"Won't You Be My Neighbor?," which won the Golden Space Needle audience award for best documentary at this year's SIFF, isn't a biography of Fred Rogers; rather, it's about the ideas of the man who explained to so many kids "how to be people."

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It was always, in Fred Rogers’ neighborhood, a beautiful day.

So many of us, myself included, grew up knowing Mister Rogers as a gentle-voiced friend who liked us as we are. (Without a doubt or question. Or even a suggestion. Yes, I still know all the lyrics.) Every day, he would arrive at his modest TV home, hang up his coat, zip up his cardigan and change his shoes, all while welcoming us with a song. Nothing ever changed on “Mister Rogers’ Neighborhood,” and that was part of its charm. It was a safe, happy place, where every child believed himself or herself to be Mister Rogers’ special friend — that he was speaking, through the magic of television, only to us; teaching us about kindness, about acceptance, about what to do with anger, and about friendship.

“He was talking to us before we even knew we were people, certainly before we knew what tribe we belonged to,” said filmmaker Morgan Neville, in town last month for the Seattle International Film Festival with his documentary “Won’t You Be My Neighbor?” The film, which won the Golden Space Needle Award for best documentary at SIFF, is now playing at several Seattle theaters.

“That’s what’s totally unique about him as a character — he’s accessing a part of us we probably haven’t thought about in a really long time,” Neville said. “Watching those old shows, essentially what he’s trying to do is explain to kids how to be people.”

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Rogers, a Protestant minister from Pittsburgh, filmed 1,700 episodes of “Mister Rogers’ Neighborhood” from 1968 to 2000; he died, of stomach cancer, in 2003. The show was entirely his brainchild; he wrote all of the scripts and songs (Rogers graduated from Rollins College with a music-composition degree) and was its chief puppeteer. But his neighborhood was a populated one, with visits from regulars (deliveryman Mr. McFeely, Officer Clemmons, Handyman Negri) and special guests — one of whom, years later, led to Neville’s film.

The cellist Yo-Yo Ma was a subject of one of Neville’s previous documentaries, “The Music of Strangers,” and the two men were chatting one day at lunch. Neville was curious how Ma learned to handle fame, and the answer surprised him: “He said, ‘Mister Rogers taught me.’” Ma had appeared on the show as a guest, and said that Rogers realized that the young musician was struggling with fame. He became a friend and mentor to Ma, teaching him how to use fame not as a weight around one’s neck but as a tool for positive change.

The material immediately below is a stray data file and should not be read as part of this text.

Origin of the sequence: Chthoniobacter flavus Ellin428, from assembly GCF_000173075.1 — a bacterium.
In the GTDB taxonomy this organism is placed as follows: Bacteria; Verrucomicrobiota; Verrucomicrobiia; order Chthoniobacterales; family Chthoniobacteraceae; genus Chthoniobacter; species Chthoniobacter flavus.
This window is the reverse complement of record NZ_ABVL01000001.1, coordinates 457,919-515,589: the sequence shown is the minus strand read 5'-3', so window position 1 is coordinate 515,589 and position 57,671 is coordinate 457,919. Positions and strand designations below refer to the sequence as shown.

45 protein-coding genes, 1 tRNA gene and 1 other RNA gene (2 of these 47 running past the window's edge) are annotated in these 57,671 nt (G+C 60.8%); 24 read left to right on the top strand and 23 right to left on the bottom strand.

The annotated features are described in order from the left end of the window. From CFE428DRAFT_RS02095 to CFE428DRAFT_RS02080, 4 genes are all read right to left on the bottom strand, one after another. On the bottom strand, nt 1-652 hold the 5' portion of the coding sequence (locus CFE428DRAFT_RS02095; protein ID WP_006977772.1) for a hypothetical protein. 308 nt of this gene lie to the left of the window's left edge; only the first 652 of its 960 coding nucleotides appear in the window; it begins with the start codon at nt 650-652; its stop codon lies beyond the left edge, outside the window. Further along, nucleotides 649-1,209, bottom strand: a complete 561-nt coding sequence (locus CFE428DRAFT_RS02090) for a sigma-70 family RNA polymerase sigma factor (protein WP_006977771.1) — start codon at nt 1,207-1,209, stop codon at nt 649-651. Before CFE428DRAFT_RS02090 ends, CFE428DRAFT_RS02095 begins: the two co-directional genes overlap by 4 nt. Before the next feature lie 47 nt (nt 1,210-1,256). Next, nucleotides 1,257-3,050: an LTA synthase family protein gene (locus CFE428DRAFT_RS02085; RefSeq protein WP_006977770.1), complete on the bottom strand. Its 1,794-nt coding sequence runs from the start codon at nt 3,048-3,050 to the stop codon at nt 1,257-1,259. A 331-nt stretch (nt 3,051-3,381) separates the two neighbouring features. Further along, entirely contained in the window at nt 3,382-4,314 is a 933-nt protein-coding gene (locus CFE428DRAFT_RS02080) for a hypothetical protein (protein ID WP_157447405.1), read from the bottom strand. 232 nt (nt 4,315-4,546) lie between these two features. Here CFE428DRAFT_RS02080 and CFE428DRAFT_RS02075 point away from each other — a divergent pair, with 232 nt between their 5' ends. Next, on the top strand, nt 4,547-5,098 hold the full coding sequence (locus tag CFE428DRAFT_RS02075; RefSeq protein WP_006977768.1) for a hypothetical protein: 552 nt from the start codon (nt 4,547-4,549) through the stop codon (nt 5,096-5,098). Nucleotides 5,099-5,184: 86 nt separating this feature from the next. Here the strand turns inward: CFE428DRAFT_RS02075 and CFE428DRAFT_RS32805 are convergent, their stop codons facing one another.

“Right there, a little light bulb went off in my head,” said Neville, an Academy Award winner for “Twenty Feet from Stardom.” “That was not what I expected from Mister Rogers.”

No one had made a documentary about Rogers before, for the simple reason that his surviving family (wife Joanne and two sons) had never given permission. But Neville, approaching them, took a different tactic: “I said, I don’t want to make a film about the biography of Fred Rogers. I want to make a film about the ideas of Fred Rogers.” The family agreed, giving full permission to make the film, understanding they would have no control over its content. Joanne and sons John and Jim appear in the movie, sharing their memories, as do many former denizens of the Neighborhood.

In researching the film, Neville learned to differentiate between Mister Rogers the television persona and Fred Rogers the man. Both were kind, gentle men, “but Fred was actually a more impressive person than Mister Rogers, a much deeper person,” Neville said. “He spoke five languages, he studied the Bible in Greek and Hebrew, he had a graduate degree in childhood development. He was a seeker and a very curious person.”

“Won’t You Be My Neighbor?” is dedicated to Marcia Neville, the filmmaker’s mother, who died suddenly during the making of the film. “The film was very much an expression of her love for me — she knew I loved Mister Rogers, she watched him with me — but also it was the best form of grief therapy I could possibly have had,” said Neville, noting what a tonic it was to spend time thinking about “the better angels of people’s natures, the best that we could be.”

Ultimately, he said, he’s boiled down Rogers’ philosophy to one thing: radical kindness. “He talked about grace all the time … As a minister himself, he saw the idea of grace is the undeserved goodness bestowed on you by God. In other words, being good to someone whether or not they deserve it, and whether or not you’re going to get anything back. You just do good to other people, for the sake of doing good. And that is essentially what Fred was preaching all along.”

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Won’t You Be My Neighbor?” now playing at Alderwood, Lincoln Square, Uptown, Meridian; opens in additional theaters June 22. Rated PG-13 for some thematic elements and language.